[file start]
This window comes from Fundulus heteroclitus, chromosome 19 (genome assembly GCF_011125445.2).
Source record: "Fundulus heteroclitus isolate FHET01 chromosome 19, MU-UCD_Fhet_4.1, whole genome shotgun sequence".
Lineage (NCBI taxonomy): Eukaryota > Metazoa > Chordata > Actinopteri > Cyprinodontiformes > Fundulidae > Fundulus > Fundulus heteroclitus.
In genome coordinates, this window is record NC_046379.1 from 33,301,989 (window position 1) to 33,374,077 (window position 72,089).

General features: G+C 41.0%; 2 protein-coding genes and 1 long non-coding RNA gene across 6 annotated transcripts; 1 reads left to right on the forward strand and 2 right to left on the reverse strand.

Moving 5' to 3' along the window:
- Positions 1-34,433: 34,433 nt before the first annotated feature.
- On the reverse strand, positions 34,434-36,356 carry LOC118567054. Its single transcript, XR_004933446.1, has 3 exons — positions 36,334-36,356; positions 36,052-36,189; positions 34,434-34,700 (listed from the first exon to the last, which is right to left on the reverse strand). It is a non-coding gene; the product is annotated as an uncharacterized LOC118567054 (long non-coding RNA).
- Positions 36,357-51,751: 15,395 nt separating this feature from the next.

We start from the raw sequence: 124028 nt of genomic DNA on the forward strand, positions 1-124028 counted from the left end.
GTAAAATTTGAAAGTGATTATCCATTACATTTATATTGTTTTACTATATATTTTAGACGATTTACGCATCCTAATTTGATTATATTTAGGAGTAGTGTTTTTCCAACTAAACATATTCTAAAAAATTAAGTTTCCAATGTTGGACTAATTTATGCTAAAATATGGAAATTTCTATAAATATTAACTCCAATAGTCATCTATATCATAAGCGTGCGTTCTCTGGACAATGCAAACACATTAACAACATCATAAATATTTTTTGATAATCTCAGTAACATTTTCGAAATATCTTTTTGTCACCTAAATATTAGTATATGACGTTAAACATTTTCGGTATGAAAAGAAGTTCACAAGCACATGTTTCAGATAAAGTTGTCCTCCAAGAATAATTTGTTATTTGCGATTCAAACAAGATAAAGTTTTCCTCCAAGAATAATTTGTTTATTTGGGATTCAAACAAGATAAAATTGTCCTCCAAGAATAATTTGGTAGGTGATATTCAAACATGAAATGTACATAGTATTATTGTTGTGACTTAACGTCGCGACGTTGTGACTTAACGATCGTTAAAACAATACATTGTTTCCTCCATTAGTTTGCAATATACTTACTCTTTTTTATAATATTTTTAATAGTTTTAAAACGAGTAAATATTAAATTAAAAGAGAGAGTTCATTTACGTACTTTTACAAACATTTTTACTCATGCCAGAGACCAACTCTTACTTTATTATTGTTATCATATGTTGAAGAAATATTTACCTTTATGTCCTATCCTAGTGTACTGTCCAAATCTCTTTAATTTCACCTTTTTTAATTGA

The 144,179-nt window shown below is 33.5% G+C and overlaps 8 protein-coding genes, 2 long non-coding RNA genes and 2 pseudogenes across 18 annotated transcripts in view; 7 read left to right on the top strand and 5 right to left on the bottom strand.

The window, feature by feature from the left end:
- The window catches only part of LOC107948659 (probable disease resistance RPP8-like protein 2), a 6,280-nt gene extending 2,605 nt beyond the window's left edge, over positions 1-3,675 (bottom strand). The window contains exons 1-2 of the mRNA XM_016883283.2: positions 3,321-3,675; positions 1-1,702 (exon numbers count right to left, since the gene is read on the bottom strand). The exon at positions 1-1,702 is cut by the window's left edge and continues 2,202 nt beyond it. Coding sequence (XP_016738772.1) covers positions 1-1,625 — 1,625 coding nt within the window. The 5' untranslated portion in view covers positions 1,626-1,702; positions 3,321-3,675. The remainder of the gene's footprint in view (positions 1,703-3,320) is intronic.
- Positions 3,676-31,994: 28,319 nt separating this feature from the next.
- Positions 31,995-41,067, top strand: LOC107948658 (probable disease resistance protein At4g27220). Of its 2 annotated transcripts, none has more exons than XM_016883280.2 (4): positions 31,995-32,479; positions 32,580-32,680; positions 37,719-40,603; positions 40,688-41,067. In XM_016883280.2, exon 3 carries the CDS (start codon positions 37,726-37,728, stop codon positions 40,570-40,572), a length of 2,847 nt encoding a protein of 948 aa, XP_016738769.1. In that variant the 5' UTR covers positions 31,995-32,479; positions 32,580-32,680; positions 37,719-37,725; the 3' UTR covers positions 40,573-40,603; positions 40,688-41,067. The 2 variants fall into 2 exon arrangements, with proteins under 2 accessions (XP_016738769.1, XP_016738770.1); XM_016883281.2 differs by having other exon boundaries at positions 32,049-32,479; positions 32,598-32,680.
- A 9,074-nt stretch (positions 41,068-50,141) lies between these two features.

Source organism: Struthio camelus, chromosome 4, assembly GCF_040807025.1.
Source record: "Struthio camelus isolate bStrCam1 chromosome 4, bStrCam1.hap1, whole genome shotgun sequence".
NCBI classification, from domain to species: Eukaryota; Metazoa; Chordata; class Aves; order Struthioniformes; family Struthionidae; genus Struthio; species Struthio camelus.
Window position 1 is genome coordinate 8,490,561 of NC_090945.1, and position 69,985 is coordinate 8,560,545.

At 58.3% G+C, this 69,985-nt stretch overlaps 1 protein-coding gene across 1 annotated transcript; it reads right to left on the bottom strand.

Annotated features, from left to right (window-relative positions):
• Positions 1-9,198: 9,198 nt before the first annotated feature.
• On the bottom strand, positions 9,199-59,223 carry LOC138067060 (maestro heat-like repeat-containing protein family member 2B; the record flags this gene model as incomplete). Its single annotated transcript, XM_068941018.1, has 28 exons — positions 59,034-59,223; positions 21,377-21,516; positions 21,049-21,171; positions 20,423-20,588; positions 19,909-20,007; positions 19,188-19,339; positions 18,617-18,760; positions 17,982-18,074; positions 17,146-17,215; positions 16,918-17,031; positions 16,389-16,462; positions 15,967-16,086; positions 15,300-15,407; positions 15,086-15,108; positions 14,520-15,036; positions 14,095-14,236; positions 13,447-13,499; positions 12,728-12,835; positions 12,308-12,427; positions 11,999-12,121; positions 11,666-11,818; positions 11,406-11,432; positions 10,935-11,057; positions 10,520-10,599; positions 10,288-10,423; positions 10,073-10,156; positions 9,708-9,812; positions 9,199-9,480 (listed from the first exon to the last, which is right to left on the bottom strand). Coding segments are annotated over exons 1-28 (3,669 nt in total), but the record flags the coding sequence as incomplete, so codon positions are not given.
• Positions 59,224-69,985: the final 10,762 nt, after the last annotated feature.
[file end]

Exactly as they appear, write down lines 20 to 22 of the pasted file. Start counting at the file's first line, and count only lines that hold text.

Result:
NCBI classification, from domain to species: Eukaryota; Metazoa; Chordata; class Aves; order Struthioniformes; family Struthionidae; genus Struthio; species Struthio camelus.
Window position 1 is genome coordinate 8,490,561 of NC_090945.1, and position 69,985 is coordinate 8,560,545.

At 58.3% G+C, this 69,985-nt stretch overlaps 1 protein-coding gene across 1 annotated transcript; it reads right to left on the bottom strand.